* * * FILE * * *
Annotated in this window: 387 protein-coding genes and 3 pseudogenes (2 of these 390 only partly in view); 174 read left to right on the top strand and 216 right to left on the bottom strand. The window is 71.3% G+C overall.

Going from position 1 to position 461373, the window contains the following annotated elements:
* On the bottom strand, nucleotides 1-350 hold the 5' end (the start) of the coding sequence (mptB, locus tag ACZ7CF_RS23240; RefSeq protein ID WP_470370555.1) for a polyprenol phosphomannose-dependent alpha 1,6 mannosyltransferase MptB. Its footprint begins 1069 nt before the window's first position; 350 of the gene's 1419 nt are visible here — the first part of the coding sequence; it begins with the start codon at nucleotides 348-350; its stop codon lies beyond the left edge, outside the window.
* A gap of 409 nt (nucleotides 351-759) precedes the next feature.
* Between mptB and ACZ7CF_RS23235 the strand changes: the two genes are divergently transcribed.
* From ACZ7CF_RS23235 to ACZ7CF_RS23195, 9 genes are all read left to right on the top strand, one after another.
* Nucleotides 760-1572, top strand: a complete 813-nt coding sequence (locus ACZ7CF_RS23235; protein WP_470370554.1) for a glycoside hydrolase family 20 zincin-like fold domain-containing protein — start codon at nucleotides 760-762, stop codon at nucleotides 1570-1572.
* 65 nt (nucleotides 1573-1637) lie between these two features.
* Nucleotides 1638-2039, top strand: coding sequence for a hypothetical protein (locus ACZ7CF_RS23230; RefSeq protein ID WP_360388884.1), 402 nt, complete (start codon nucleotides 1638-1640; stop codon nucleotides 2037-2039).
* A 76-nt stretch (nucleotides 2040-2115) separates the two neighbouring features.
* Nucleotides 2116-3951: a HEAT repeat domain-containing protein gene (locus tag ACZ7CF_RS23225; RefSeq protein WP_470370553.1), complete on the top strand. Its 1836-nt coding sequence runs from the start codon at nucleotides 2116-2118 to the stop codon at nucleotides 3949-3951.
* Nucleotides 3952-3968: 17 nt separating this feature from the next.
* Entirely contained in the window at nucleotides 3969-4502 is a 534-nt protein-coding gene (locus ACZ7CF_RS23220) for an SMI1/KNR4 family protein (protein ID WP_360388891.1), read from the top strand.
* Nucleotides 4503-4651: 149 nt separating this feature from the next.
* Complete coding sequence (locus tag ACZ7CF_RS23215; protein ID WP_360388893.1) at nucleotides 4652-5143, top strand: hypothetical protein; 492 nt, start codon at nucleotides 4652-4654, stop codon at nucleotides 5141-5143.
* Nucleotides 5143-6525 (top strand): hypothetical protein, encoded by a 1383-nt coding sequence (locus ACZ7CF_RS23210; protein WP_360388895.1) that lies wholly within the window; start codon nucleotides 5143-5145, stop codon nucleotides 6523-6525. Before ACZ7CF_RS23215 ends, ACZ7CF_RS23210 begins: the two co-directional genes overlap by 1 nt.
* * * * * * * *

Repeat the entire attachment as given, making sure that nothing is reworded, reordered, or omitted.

Annotated in this window: 387 protein-coding genes and 3 pseudogenes (2 of these 390 only partly in view); 174 read left to right on the top strand and 216 right to left on the bottom strand. The window is 71.3% G+C overall.

Going from position 1 to position 461373, the window contains the following annotated elements:
* On the bottom strand, nucleotides 1-350 hold the 5' end (the start) of the coding sequence (mptB, locus tag ACZ7CF_RS23240; RefSeq protein ID WP_470370555.1) for a polyprenol phosphomannose-dependent alpha 1,6 mannosyltransferase MptB. Its footprint begins 1069 nt before the window's first position; 350 of the gene's 1419 nt are visible here — the first part of the coding sequence; it begins with the start codon at nucleotides 348-350; its stop codon lies beyond the left edge, outside the window.
* A gap of 409 nt (nucleotides 351-759) precedes the next feature.
* Between mptB and ACZ7CF_RS23235 the strand changes: the two genes are divergently transcribed.
* From ACZ7CF_RS23235 to ACZ7CF_RS23195, 9 genes are all read left to right on the top strand, one after another.
* Nucleotides 760-1572, top strand: a complete 813-nt coding sequence (locus ACZ7CF_RS23235; protein WP_470370554.1) for a glycoside hydrolase family 20 zincin-like fold domain-containing protein — start codon at nucleotides 760-762, stop codon at nucleotides 1570-1572.
* 65 nt (nucleotides 1573-1637) lie between these two features.
* Nucleotides 1638-2039, top strand: coding sequence for a hypothetical protein (locus ACZ7CF_RS23230; RefSeq protein ID WP_360388884.1), 402 nt, complete (start codon nucleotides 1638-1640; stop codon nucleotides 2037-2039).
* A 76-nt stretch (nucleotides 2040-2115) separates the two neighbouring features.
* Nucleotides 2116-3951: a HEAT repeat domain-containing protein gene (locus tag ACZ7CF_RS23225; RefSeq protein WP_470370553.1), complete on the top strand. Its 1836-nt coding sequence runs from the start codon at nucleotides 2116-2118 to the stop codon at nucleotides 3949-3951.
* Nucleotides 3952-3968: 17 nt separating this feature from the next.
* Entirely contained in the window at nucleotides 3969-4502 is a 534-nt protein-coding gene (locus ACZ7CF_RS23220) for an SMI1/KNR4 family protein (protein ID WP_360388891.1), read from the top strand.
* Nucleotides 4503-4651: 149 nt separating this feature from the next.
* Complete coding sequence (locus tag ACZ7CF_RS23215; protein ID WP_360388893.1) at nucleotides 4652-5143, top strand: hypothetical protein; 492 nt, start codon at nucleotides 4652-4654, stop codon at nucleotides 5141-5143.
* Nucleotides 5143-6525 (top strand): hypothetical protein, encoded by a 1383-nt coding sequence (locus ACZ7CF_RS23210; protein WP_360388895.1) that lies wholly within the window; start codon nucleotides 5143-5145, stop codon nucleotides 6523-6525. Before ACZ7CF_RS23215 ends, ACZ7CF_RS23210 begins: the two co-directional genes overlap by 1 nt.